Truman, a Baptist.
Carter explained his
positions in advertise-
ments run in a number of

Flights to Israel
Up Over Last Year

The new Detroit man-
ager of El Al, Amiram
Spektor, reported that
traffic from the U.S. to Is-
rael increased by 41 per-
cent for the first seven
months of 1976 compared
to the same period of 1975,
and that according to El
Al's internal statistics
there has been an in-
crease in traffic from
Michigan on El Al for
April-July 1976 of 49 per-
cent over the correspond-
ing period in 1975.
According to Spektor,
the advanced bookings
with El Al for the fall and
winter are exceptionally
good. With the improved
political situation in Is-
rael and the economic re-
covery in the U.S., Spek-
tor predicts a record-
making year for tourism
to Israel.
Spektor said that group
rates are still the most
economical way to travel
to Israel, and they are
specially designed to suit
every interest and to fit
every pocket.
El Al has an average of
30-40 groups departing
the U.S. every week
ranging in duration from
nine nights to one year,
many with European
stopovers. El Al is the
only airline that has daily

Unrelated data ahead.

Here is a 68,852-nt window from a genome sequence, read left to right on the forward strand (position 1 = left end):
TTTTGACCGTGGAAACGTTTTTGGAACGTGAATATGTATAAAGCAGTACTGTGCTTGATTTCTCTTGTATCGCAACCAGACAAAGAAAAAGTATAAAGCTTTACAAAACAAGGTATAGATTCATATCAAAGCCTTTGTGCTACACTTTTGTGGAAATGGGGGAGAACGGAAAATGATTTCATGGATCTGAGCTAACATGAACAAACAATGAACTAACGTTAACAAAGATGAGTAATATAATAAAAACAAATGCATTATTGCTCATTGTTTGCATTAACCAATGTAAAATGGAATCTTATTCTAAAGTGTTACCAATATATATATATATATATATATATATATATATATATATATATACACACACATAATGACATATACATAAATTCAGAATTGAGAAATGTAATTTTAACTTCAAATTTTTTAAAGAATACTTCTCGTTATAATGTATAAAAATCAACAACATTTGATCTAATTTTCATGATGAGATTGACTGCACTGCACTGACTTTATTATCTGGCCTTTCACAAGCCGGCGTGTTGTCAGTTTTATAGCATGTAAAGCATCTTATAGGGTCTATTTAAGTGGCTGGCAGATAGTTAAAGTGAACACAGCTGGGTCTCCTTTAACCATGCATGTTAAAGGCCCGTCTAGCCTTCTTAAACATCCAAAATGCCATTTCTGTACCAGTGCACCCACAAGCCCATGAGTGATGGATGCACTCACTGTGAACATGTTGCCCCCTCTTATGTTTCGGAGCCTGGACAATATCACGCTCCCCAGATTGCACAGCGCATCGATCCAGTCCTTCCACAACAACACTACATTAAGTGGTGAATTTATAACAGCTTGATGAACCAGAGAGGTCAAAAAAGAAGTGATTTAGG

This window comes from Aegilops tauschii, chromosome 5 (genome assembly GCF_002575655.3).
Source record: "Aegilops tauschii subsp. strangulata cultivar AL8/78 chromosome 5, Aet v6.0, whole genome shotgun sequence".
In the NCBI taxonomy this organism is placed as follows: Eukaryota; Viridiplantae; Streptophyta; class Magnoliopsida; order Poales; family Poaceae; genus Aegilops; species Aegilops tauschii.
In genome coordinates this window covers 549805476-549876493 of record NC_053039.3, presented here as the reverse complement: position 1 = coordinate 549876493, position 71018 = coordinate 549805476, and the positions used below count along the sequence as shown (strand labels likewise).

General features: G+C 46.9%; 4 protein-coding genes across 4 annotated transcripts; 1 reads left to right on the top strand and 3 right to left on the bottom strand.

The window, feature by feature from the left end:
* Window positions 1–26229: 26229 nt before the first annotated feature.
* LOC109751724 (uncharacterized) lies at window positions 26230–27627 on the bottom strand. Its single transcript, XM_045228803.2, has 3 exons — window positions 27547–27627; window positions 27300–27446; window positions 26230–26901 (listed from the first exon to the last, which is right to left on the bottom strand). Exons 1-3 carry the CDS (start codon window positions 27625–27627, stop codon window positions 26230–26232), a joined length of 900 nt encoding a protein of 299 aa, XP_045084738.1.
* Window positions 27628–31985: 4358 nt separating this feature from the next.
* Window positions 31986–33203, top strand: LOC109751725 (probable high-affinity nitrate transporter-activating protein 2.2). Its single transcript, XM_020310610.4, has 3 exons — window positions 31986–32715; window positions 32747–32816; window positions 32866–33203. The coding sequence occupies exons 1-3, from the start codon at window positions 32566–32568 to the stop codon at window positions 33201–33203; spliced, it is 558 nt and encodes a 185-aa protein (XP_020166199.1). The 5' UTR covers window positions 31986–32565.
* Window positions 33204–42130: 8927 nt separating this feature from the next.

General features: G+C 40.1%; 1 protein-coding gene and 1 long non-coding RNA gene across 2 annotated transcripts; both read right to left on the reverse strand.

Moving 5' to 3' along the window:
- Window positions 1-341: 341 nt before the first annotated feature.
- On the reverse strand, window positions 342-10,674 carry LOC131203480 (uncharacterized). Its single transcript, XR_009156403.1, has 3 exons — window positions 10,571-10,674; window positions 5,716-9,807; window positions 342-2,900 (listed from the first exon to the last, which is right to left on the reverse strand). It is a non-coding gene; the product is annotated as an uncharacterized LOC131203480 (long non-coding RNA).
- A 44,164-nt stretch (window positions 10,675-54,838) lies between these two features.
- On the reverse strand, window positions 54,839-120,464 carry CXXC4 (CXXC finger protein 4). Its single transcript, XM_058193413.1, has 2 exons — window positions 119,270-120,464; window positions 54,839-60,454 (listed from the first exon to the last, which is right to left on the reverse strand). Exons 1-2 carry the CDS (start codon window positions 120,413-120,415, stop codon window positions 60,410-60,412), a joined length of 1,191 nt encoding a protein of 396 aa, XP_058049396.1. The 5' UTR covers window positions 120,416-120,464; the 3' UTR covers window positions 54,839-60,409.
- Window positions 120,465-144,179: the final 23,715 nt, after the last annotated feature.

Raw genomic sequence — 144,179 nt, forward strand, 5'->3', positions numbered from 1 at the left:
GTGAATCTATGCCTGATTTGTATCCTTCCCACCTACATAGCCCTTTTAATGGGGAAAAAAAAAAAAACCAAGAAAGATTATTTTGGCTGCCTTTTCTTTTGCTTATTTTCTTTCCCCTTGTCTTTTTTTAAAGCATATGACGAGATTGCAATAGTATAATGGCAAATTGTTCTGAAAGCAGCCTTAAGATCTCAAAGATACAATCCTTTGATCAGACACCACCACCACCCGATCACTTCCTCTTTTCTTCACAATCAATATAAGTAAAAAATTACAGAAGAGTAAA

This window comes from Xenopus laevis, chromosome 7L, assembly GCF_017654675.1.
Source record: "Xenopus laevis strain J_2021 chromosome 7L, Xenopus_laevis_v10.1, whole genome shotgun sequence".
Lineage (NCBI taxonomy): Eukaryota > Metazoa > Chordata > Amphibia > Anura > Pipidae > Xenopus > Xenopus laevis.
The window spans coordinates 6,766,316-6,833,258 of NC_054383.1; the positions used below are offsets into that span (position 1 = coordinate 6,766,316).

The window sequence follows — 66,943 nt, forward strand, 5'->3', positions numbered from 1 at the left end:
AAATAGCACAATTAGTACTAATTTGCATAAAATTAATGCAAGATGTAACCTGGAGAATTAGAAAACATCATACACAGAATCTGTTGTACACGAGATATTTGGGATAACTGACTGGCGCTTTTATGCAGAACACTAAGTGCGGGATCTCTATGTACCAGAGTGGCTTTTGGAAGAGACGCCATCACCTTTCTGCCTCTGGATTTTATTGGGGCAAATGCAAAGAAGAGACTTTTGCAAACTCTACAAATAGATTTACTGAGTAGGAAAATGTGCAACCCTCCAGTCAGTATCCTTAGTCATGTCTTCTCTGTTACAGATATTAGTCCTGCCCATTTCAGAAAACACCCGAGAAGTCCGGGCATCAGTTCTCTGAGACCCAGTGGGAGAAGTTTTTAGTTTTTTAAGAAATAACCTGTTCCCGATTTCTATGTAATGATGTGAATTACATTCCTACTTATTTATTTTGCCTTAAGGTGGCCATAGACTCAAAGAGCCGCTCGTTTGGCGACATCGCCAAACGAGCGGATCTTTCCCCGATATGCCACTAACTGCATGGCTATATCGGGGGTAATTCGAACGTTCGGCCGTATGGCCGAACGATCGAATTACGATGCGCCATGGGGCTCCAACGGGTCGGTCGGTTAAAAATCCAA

non-stop flights, (except
on Shabat) to and from
Israel and using the most
modern 747 jumbo jet
equipment.

German Trade

Delta Air Lines extends best wishes to our Jewish friends
for the holiday season and for the year to come. May the new
year bring peace, health, happiness and prosperity for everyone.

BONN — The Federal
Republic of Germany last
year imported $160 mill-
ion worth of goods from
Israel, while Israel
purchased $415 million in
goods from Germany.

Jewish papers. He pointed
out that three of his
closest advisers were
Jewish: attorney Robert
Lipshutz, national cam-
paign treasurer; Gerald
Rafshoon, the campaign
media director; and Stuart
Eisenstat, the campaign
issues and policy director.
A group of Atlanta
Jewish leaders also came
to Carter's defense, stat-
ing that as governor Car-
ter appointed numerous
qualified Jews to promi-
nent positions in state
government "which Jews
had never before held in
the history of Georgia —
including judgeships and
the most prestigious
policy-making boards."
Also noted was a special
statement Carter had

drawn up in support of
Soviet Jewry. "He is a re-
ligious, ethical person,"
the group said. "But this
is reason for support, not
concern.

"